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    HERBAL MEDICINE

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    Moggy

    Posts : 26
    Join date : 2010-03-07
    Location : NE Georgia Mtns

    HERBAL MEDICINE

    Post  Moggy on Tue 09 Mar 2010, 5:41 pm

    HERBAL FORMULAS INTRO
    by Moggy

    Surviving in a world that is in a state of upheaval means knowing how to heal yourself when physical problems arise...or better yet, how to prevent problems from arising in the first place. Any of the states in the Appalachian Mountain Range have a wealth of natural remedies growing in the forests that comprise this range, especially Georgia (Sosebee Cove in the Chattahoochee Nat’l Forest is a botanist’s dream come true) and North Carolina, as the Cherokee Indians have left behind what may be considered an encyclopedia of healing remedies.

    To begin, let us explore Stinging Nettle (Urtica dioica). It is a nutritive..kidney ally..alterative, antiseptic, anti-diabetic, anti-rheumatic. Natural remedy for the pain of osteoarthritis, rheumatoid arthritis, gout, tendinitis and bursitis..preventative of prostate problems.

    Stinging Nettle is a wonder herb of nourishment and powerful enough to heal damaged tissue. Kidneys, lungs, intestines, and arteries are tonified, strengthened and gradually altered toward optimum functioning. The chemical constituents are mucilage, iron phosphate, potassium phosphate, magnesium phosphate and potassium chloride..and in the fresh plant, formic acid. The chemistry of this plant makes it extremely valuable as a therapeutic agent in inflammatory and catarrhal conditions. Organic iron phosphate is nature’s quickest and best remedy for all inflammation; potassium phosphate is the basic food for brain and nerves; and potassium chloride is nature’s masterpiece solvent of fibrin.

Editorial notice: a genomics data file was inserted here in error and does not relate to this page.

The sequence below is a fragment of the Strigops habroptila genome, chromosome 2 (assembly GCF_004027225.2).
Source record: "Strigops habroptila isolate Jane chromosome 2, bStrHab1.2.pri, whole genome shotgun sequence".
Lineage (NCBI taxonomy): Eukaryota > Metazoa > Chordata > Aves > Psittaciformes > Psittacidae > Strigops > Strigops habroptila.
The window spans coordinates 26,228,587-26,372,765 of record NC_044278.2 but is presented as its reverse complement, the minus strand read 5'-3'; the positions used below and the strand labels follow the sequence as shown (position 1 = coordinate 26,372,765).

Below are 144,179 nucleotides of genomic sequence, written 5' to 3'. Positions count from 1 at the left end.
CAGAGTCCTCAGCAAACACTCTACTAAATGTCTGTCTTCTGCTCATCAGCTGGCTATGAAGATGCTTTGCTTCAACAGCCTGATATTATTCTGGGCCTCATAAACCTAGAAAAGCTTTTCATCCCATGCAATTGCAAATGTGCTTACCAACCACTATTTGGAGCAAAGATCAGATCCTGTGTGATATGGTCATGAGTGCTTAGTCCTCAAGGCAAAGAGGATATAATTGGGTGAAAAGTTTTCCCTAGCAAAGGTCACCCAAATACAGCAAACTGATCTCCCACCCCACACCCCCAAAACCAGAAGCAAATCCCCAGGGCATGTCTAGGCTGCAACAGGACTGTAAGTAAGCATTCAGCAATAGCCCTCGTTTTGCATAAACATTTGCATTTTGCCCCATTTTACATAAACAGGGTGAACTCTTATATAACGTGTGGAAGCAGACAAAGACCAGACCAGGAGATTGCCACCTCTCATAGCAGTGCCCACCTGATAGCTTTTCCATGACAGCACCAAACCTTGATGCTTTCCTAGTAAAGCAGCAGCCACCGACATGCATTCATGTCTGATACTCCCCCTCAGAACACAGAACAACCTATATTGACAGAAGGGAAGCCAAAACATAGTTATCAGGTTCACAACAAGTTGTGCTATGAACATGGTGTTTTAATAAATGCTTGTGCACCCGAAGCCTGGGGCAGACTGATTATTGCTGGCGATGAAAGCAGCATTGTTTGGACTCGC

The anti-inflammatory substances join with the rich concentration of the minerals boron and silicon to help ease pain of the above diseases. The fresh leaves can be used raw and applied directly to the rheumatic pain area as they increase circulation and draw out pain.

    For the purposes of men’s sexual health, the key ingredients are the sterols that lessen the action of DHT, the form of testosterone that causes the prostate to enlarge.

    A cup or more of nettle tea taken daily relieves and helps prevent water retention.

    HERBAL TEA:
    Use two teaspoons of dried nettle leaves per pint of boiling water.

    MEDICINAL TEA:
    Use three to four teaspoons per pint of boiling water.

    HERBAL INFUSION (for energy):
    One ounce of dried nettle herb
    One quart of filtered water
    Place the herb into a quart jar and fill to the top with boiling water. Stir with a wooden spoon and add enough water to fill the jar to the top. Cover tightly and set aside to brew for at least four hours or overnight.

    To use: Strain and squeeze the liquid out of the herb. Be sure to refrigerate your infusion, as it will go bad at room temperature once it is done brewing. Drink within 24 hours.

    AS A VEGETABLE SIDE: